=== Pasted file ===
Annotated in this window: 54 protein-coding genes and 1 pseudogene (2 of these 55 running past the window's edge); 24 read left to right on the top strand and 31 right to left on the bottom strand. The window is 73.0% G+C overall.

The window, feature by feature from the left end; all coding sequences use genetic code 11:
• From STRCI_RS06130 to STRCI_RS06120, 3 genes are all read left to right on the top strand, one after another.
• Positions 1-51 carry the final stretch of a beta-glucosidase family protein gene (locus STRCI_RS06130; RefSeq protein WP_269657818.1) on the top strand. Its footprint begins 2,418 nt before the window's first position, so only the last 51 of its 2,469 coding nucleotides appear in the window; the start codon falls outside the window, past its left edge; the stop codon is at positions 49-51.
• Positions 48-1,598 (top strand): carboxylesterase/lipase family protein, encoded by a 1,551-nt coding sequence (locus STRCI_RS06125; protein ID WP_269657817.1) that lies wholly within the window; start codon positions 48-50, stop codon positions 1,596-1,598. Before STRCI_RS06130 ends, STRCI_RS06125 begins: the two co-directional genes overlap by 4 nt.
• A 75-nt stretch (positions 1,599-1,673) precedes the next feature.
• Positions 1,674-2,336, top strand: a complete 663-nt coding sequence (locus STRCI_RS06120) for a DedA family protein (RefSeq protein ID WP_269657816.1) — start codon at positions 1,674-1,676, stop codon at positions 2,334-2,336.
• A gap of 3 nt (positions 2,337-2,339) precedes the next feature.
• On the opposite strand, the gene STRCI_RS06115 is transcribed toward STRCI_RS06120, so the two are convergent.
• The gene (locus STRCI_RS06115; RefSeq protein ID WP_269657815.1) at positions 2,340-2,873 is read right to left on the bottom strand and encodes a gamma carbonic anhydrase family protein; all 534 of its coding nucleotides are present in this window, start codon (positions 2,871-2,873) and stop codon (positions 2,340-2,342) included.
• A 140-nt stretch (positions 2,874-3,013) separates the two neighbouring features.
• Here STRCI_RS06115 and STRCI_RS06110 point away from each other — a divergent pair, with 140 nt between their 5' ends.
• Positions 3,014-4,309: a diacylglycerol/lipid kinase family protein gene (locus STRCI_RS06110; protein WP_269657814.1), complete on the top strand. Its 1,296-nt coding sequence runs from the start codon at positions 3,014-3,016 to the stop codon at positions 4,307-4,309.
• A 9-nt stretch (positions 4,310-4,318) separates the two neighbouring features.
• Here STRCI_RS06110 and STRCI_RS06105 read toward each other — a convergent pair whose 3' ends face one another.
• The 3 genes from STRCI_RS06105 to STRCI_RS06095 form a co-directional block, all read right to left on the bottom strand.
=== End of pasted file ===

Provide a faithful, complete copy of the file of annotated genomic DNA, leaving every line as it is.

Annotated in this window: 54 protein-coding genes and 1 pseudogene (2 of these 55 running past the window's edge); 24 read left to right on the top strand and 31 right to left on the bottom strand. The window is 73.0% G+C overall.

The window, feature by feature from the left end; all coding sequences use genetic code 11:
• From STRCI_RS06130 to STRCI_RS06120, 3 genes are all read left to right on the top strand, one after another.
• Positions 1-51 carry the final stretch of a beta-glucosidase family protein gene (locus STRCI_RS06130; RefSeq protein WP_269657818.1) on the top strand. Its footprint begins 2,418 nt before the window's first position, so only the last 51 of its 2,469 coding nucleotides appear in the window; the start codon falls outside the window, past its left edge; the stop codon is at positions 49-51.
• Positions 48-1,598 (top strand): carboxylesterase/lipase family protein, encoded by a 1,551-nt coding sequence (locus STRCI_RS06125; protein ID WP_269657817.1) that lies wholly within the window; start codon positions 48-50, stop codon positions 1,596-1,598. Before STRCI_RS06130 ends, STRCI_RS06125 begins: the two co-directional genes overlap by 4 nt.
• A 75-nt stretch (positions 1,599-1,673) precedes the next feature.
• Positions 1,674-2,336, top strand: a complete 663-nt coding sequence (locus STRCI_RS06120) for a DedA family protein (RefSeq protein ID WP_269657816.1) — start codon at positions 1,674-1,676, stop codon at positions 2,334-2,336.
• A gap of 3 nt (positions 2,337-2,339) precedes the next feature.
• On the opposite strand, the gene STRCI_RS06115 is transcribed toward STRCI_RS06120, so the two are convergent.
• The gene (locus STRCI_RS06115; RefSeq protein ID WP_269657815.1) at positions 2,340-2,873 is read right to left on the bottom strand and encodes a gamma carbonic anhydrase family protein; all 534 of its coding nucleotides are present in this window, start codon (positions 2,871-2,873) and stop codon (positions 2,340-2,342) included.
• A 140-nt stretch (positions 2,874-3,013) separates the two neighbouring features.
• Here STRCI_RS06115 and STRCI_RS06110 point away from each other — a divergent pair, with 140 nt between their 5' ends.
• Positions 3,014-4,309: a diacylglycerol/lipid kinase family protein gene (locus STRCI_RS06110; protein WP_269657814.1), complete on the top strand. Its 1,296-nt coding sequence runs from the start codon at positions 3,014-3,016 to the stop codon at positions 4,307-4,309.
• A 9-nt stretch (positions 4,310-4,318) separates the two neighbouring features.
• Here STRCI_RS06110 and STRCI_RS06105 read toward each other — a convergent pair whose 3' ends face one another.
• The 3 genes from STRCI_RS06105 to STRCI_RS06095 form a co-directional block, all read right to left on the bottom strand.